LOS ANGELES -- Let's face it, the Minnesota Lynx are 13-3 this season, so the sky isn't exactly falling.
But it was a subdued Lynx locker room Thursday afternoon after a 96-90 loss to the Los Angeles Sparks at Staples Center.
Minnesota quietly pondered a tough loss to the team many regard as the second-best in the league and certainly second-best in the Western Conference; a loss in which the best defensive team in the league gives up more than 90 points for the second game in a row; a loss that included, at one point, a 20-point deficit before a late rally.
The Lynx have lost back-to-back games for the first time since June 24-26 last season. That's more than a year of rebounding from defeat with victory, even longer since Minnesota has experienced three straight road losses (August 2010). So this particular bitter taste is a little unfamiliar.
"This is our third loss of the season and if you've been in our locker room you would think we are 3-15," said Lynx guard Seimone Augustus, who led Minnesota with 18 points. "That's how much pressure we put on ourselves. Our expectations are that high."
But credit the Los Angeles Sparks (11-6) for looking like the better team on this day, much the same way the San Antonio Silver Stars did over the weekend.
The Sparks came into Thursday's game -- in which the seats were loaded with elementary school students spending the day at summer camp -- with three straight losses, a streak that has coincided with the sore knee of star Candace Parker.
But Parker looked better than just fine here, finishing with 28 points and 13 rebounds.
Guard Kristi Toliver, meanwhile, finished with a game-high 29 points, including a 6-for-6 day beyond the 3-point stripe.
From the Minnesota perspective, "That can't happen," Augustus said.
Watching the Sparks' best players "get theirs," as the saying goes, is what galled Lynx coach Cheryl Reeve the most.
"They didn't have to get the third or fourth options in their offense," Reeve said. "Everything was their first or second option and we had two players that absolutely lit us up. It was an easy game for them and they made our defense look silly.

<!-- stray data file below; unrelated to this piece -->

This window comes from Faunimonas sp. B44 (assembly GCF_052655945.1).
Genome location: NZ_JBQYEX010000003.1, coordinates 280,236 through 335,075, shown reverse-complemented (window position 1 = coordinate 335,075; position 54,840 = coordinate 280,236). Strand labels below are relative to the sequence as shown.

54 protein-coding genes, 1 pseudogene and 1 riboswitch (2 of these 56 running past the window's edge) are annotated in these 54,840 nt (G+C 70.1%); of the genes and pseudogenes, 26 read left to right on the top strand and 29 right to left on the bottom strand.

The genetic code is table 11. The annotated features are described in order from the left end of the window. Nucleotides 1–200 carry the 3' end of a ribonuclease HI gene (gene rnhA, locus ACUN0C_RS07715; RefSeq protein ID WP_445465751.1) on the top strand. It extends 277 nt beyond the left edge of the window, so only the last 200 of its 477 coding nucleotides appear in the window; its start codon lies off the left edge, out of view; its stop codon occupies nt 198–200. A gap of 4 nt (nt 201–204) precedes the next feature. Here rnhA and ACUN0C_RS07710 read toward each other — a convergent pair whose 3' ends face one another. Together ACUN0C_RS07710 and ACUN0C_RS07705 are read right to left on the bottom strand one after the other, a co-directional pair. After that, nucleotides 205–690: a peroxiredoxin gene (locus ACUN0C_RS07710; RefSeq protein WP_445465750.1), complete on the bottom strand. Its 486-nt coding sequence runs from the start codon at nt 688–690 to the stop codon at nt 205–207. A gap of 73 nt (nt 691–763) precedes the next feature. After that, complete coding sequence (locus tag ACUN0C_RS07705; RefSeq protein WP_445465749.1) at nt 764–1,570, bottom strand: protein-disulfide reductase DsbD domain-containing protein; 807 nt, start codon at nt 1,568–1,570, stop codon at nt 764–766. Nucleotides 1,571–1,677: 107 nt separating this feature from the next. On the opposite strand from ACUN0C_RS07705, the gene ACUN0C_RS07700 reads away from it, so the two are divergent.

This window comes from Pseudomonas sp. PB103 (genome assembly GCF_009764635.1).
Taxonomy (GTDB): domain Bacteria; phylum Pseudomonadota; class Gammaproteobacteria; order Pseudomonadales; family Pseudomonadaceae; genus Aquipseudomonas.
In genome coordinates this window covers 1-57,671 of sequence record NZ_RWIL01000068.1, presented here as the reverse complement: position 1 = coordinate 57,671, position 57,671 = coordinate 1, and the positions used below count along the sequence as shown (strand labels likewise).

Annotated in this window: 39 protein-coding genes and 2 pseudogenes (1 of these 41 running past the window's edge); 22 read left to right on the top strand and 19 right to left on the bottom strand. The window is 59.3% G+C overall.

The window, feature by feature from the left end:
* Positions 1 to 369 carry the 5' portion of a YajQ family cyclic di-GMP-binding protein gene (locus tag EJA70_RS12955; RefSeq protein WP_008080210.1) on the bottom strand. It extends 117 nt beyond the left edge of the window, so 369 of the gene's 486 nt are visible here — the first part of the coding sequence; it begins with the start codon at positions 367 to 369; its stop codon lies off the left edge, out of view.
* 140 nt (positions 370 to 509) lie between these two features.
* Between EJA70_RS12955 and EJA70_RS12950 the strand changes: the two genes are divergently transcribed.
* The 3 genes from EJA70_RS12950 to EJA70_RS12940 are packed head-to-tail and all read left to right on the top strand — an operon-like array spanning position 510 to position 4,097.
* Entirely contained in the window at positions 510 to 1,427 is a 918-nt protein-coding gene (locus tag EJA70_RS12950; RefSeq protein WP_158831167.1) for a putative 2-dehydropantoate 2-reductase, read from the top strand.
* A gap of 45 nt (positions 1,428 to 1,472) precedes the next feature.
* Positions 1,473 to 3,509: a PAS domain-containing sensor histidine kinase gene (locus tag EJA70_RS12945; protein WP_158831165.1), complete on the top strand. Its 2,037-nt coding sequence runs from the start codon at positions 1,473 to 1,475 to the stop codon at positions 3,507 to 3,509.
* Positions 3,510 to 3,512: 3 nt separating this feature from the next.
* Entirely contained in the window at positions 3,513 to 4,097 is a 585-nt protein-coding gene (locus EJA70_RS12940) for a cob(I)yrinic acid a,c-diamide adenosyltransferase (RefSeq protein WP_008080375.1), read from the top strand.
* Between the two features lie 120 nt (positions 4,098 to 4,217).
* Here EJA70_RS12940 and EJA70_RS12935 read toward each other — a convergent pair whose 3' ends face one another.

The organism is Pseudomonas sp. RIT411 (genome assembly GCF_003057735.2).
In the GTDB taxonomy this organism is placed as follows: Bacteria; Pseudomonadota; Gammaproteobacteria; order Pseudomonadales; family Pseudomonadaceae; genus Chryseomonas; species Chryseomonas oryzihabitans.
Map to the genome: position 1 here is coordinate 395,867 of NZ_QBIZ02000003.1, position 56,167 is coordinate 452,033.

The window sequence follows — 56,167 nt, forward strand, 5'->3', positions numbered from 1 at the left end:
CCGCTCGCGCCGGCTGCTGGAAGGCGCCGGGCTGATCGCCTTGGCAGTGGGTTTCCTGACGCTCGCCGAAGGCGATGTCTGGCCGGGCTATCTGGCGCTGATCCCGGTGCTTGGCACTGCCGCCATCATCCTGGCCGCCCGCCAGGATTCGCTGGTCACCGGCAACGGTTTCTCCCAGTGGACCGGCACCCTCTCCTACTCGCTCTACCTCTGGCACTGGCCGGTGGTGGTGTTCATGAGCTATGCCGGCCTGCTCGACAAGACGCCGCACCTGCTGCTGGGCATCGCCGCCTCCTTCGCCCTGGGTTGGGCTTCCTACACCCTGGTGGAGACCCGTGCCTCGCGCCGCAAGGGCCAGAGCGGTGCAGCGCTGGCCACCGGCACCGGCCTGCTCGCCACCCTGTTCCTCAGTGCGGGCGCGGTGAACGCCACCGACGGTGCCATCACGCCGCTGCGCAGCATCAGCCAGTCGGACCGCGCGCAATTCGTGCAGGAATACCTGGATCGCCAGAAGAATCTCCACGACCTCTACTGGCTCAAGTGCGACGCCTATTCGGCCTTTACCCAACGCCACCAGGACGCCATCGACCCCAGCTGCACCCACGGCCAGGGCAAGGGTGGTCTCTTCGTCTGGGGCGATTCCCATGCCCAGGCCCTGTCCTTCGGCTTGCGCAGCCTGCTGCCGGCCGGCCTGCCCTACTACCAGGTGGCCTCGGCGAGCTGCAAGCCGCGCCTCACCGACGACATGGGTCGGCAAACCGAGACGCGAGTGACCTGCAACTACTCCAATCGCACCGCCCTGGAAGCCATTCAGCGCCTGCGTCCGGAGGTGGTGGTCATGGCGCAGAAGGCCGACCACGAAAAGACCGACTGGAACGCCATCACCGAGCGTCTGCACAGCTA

"That's the second game in a row where an opponent was hitting on cylinders offensively."
Los Angeles' win snapped a five-game losing streak to the Lynx and it will be the cause for some pause among the Lynx players.
"We are not executing our defensive game plan, just not enough to get the stops we needed," Maya Moore said. "We were doing a lot of little things we couldn't afford to on both ends."
Reeve said that even when her team has been winning, she has felt there is something missing.
"Even when we are winning games, we are talking about the same things," Reeve said. "You can't give up 90-something points. ... And nothing's changed and that's why we lost."
Reeve said her team is better in some ways, and certainly more experienced at playing together.
"We hear from our opponents, opposing coaches that we don't have any weaknesses," Reeve said. "I don't necessarily see it. When you are in it, you see your shortcomings. We are not as good as we were last year defensively. The grit and the hunger, we haven't found that yet this year."
Are grit and hunger a little harder to come by when you've already achieved your goal?
"It seems like that," Augustus said. "We have to find what it is to tap into this year. Of course we want to achieve that again. We have to find that thing that drives us to play our best. I'm not worried. We are still in a good position. We have three losses ..."
Moore said Minnesota has to get back to "imposing our will" on opponents.
"We are not dictating the action enough and it's up to us," Moore said. "There are definitely some changes on our end that need to be made."
Perhaps change comes after the Olympic break, when Moore and Augustus and Lindsay Whalen return from London. The Lynx close the first half of the schedule with a home game on Saturday against Connecticut and then a road-home set against Tulsa, the last game on July 12 before returning to action on Aug. 17.
Perhaps the Lynx don't have to be quite as good as they were last year in order to win another title.
On paper, it's gone pretty well so far. The locker room, however, tells a different story.